Inmarsat is one of the biggest investors in new satellites and new capability. Thanks to a rising profile in mobility markets, Inmarsat is likely to remain a highly influential player in the market and remain a major investor in new satellites. In an interview with Via Satellite, CEO Rupert Pearce talks about the challenges ahead for the operator.
Key to its future success is likely to be aviation. While Inmarsat’s business used to be substantially maritime, things are changing, with aviation, government and enterprise offering the operator significant growth opportunities. “From this diversified position, we can achieve many more shots on goal than we did a decade ago, and aviation passenger connectivity is a classic example of that. It could be a billion-dollar revenue stream for us in a decade or more, if we are successful, and if the market grows the way commentators think it will do,” says Pearce.
It strikes me as a bullish prediction, so I ask Pearce again whether a $1 billion revenue stream in aviation is realistic. He breaks down why that figure could be realistic. “If you look at the Average Revenue Per User (ARPU) based on services already in the market, we’re seeing revenues of between $150,000 to $200,000 per plane, per year; and these are for regional services that aren’t exactly fabulous in terms of the customer experience. On that basis, we’d reach a billion dollar annual revenue stream with some 5,000 aircraft under contract — and we’re already at 1,200, so it’s not an impossible target as commentators are projecting more than 25,000 connected aircraft globally by the mid-2020s. Passengers want Wi-Fi and it is valuable to them. The latest survey we did in aviation showed that people regard it as a necessity, not a luxury, and this is more the case in Asia than anywhere else,” says Pearce.
If aviation does grow into a $1 billion a year business for Inmarsat, it would — depending upon the growth in other segments — make it one of Inmarsat’s biggest businesses, if not the biggest, according to Pearce.
But aviation is more than just In-Flight Connectivity (IFC) for Inmarsat. The company has three other aviation businesses — government, business and general aviation — and its safety business. What matters to Inmarsat in the medium term is free cash flow generation, meaning that gross margin, net profit margin and capital expenditure levels are vital to the trajectory of its business. Pearce says Inmarsat believes that after an initial period of intensified investment in market capture, the IFC business will settle down into the kind of scalable business model and sustained profitability that will enable it to sit happily alongside the company’s other businesses in terms of free cash flow generation.
“The thing that is still up for discussion is the extent to which we have to build further capacity to feed into the specific demands of passenger connectivity. We have already procured a fifth Global Xpress satellite to support a combination of the deals we have got in Europe and the Middle East today, triggered by a long term IFC deal with Qatar Airways, but this begs the question of how many more deals can we do? The answer is as many as we need, as long as it is justified by enhanced growth and a strong intrinsic return on the capital we actually invest,” he adds.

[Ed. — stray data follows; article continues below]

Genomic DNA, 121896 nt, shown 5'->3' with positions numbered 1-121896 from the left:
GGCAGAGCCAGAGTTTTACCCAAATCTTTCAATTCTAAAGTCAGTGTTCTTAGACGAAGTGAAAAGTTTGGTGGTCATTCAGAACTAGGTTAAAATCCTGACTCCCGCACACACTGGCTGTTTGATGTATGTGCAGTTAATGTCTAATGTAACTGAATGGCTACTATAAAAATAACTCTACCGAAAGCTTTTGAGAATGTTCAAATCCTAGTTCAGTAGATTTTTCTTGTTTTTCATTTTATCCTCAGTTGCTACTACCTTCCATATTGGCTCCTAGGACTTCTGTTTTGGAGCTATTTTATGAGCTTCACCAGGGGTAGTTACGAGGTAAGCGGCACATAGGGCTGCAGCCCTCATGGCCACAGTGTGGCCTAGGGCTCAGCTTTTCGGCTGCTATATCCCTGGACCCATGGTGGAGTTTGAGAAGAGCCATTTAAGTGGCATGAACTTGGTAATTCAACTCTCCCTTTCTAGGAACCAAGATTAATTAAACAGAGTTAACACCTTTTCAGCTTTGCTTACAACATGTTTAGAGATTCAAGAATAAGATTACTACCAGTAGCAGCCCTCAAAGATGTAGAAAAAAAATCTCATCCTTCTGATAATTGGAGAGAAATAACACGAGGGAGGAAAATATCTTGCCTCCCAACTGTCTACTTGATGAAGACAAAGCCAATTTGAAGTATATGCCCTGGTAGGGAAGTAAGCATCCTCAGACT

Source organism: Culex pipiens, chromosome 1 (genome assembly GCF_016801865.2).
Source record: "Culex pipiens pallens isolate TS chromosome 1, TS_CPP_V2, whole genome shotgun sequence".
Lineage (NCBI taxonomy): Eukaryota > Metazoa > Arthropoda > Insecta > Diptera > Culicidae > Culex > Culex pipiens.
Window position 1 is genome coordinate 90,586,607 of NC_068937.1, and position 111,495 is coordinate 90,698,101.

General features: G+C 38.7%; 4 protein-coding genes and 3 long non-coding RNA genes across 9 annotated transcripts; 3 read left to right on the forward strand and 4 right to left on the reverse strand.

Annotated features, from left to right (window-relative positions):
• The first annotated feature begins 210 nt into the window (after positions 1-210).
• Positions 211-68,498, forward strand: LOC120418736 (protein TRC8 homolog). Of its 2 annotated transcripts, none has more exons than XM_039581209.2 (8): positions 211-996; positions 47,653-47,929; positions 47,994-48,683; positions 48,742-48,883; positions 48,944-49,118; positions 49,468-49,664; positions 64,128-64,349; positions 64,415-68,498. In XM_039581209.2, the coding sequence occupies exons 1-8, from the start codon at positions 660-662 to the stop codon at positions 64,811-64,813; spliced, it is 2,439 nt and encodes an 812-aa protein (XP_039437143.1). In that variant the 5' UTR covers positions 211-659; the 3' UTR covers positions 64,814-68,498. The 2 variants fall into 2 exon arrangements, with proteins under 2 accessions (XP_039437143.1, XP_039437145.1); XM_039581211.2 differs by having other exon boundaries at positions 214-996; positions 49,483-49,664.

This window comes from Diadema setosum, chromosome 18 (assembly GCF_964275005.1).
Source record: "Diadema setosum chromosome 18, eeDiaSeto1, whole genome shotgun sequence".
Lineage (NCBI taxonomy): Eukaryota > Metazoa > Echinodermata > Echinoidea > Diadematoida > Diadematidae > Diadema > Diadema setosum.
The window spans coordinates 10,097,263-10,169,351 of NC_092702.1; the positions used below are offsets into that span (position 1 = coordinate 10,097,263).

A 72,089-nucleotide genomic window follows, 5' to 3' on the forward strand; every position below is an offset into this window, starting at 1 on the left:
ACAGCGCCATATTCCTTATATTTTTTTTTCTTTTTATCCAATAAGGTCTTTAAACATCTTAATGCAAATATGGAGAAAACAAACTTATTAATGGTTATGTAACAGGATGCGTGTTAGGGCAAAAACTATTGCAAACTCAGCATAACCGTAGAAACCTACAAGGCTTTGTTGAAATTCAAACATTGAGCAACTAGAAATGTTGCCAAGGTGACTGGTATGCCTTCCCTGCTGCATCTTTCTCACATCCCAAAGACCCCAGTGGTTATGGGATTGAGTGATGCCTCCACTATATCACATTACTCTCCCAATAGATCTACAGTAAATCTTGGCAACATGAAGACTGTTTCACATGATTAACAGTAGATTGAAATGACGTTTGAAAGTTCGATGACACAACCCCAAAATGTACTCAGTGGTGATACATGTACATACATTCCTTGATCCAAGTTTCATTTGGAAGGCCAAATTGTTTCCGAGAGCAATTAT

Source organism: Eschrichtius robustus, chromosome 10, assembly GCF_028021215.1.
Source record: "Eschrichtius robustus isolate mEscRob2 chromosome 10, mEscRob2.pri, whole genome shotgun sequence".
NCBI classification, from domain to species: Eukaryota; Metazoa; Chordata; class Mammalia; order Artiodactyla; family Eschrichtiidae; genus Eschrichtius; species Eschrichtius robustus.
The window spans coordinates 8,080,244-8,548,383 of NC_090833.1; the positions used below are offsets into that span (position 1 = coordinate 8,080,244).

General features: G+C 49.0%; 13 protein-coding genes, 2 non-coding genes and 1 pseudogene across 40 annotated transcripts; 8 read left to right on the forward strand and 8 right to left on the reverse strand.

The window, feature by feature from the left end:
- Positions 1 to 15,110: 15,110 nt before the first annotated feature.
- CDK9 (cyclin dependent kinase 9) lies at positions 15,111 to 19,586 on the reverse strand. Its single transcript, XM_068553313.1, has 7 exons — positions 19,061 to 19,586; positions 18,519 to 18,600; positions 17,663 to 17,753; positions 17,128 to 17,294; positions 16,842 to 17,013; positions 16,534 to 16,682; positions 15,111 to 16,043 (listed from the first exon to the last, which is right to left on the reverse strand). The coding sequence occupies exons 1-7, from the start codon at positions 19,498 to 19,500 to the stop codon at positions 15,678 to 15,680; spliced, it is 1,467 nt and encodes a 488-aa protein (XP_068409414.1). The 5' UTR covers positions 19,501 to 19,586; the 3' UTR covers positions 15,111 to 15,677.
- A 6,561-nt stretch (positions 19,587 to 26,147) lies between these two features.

It could be argued that aviation is a golden ticket for operators like Inmarsat. It is a notion that Pearce doesn’t dispute. He points to the fact that IFC is a market where connectivity is supplied globally almost exclusively by satellite, which means it is sustainable for an operator like Inmarsat. This means Inmarsat feels it can confidently invest on the long-term, and sees this as a high value market. “Whether to the cockpit or the cabin, it is seen as mission critical by airlines, and I include passenger Wi-Fi now in that attribute. Airlines know that if they don’t install passenger Wi-Fi, their passengers will go elsewhere. Aviation is also a global market, where wide area coverage matters. It is also about mobility. So, it ticks the boxes of many of our core differentiators. I think aviation is going to be one of the core competencies of Inmarsat going forward,” he says.
However, while aviation maybe a golden ticket, Pearce also believes markets such as maritime and government will also be key to Inmarsat’s future, and share many of the same core characteristics that play to its strengths and its competitive differentiators. “We look to pick areas where satellite has sustained relevance and where our focus on global coverage and mobility are long-term differentiators. That is why you have seen us pull back from areas where we might otherwise have gone with GX, which are regional and fixed opportunities, like enterprise Very Small Aperture Terminals (VSAT),” he adds.
The satellite industry feels like it is on the cusp of change, particularly as ambitious new operators look to disrupt an ecosystem that has not really seen huge change over the years. Nowhere was this more evident than the proposed deal between Intelsat and OneWeb, which eventually fell through. Pearce admits he expected this would prove a difficult deal to implement.
“Intelsat has a very complicated capital structure and it must have been a very complicated exercise to get everyone aligned around the SoftBank offer. Bondholders are notoriously difficult to negotiate with and in this case, with the underlying Intelsat business being strong and well-managed, the alternative for bondholders was relatively benign. I was still a bit surprised that it didn’t happen because normally when these types of deals are announced they take place, unless there is a regulatory problem. Maybe it will come back in another guise,” he says.
So, could there be a play for Inmarsat in Low Earth Orbit (LEO)? Pearce says that Inmarsat “looks at these things” all the time and that the operator is not “averse to new technologies.” The operator has moved into different bands, and has launched an integrated satellite/terrestrial network, as well as High Throughput Satellite (HTS) and military satcoms. However, Pearce seems to downplay suggestions that Inmarsat could make a move in this area. He says in the case of Non-Geosynchronous Orbit (NGSO) networks, it has looked at the technology and done the math, and as yet, Inmarsat doesn’t see a global NGSO offering as something that will be better for its core customers. “There are a lot of things to like about non-GEO in terms of latency and coverage of the poles. But even at the economics that OneWeb say they are going to deliver, for our global mobility business it would be a sledgehammer to crack a nut and, to some extent, you have lots of expensive capacity in the wrong places. In terms of the effectiveness of deploying this technology into a business plan, the return on investment doesn’t look compelling for us. As such, at the moment our next investments are more likely to be in Ultra-HTS GEO satellites, like the recently-ordered GX 5,” he says.
So, no real interest in GEO then? “Not at the moment, but never say never — we would change our mind if we saw the economics stack up or if we decided to target markets outside our current core sectors; ones where LEO is a very powerful differentiated proposition,” he concludes on this topic.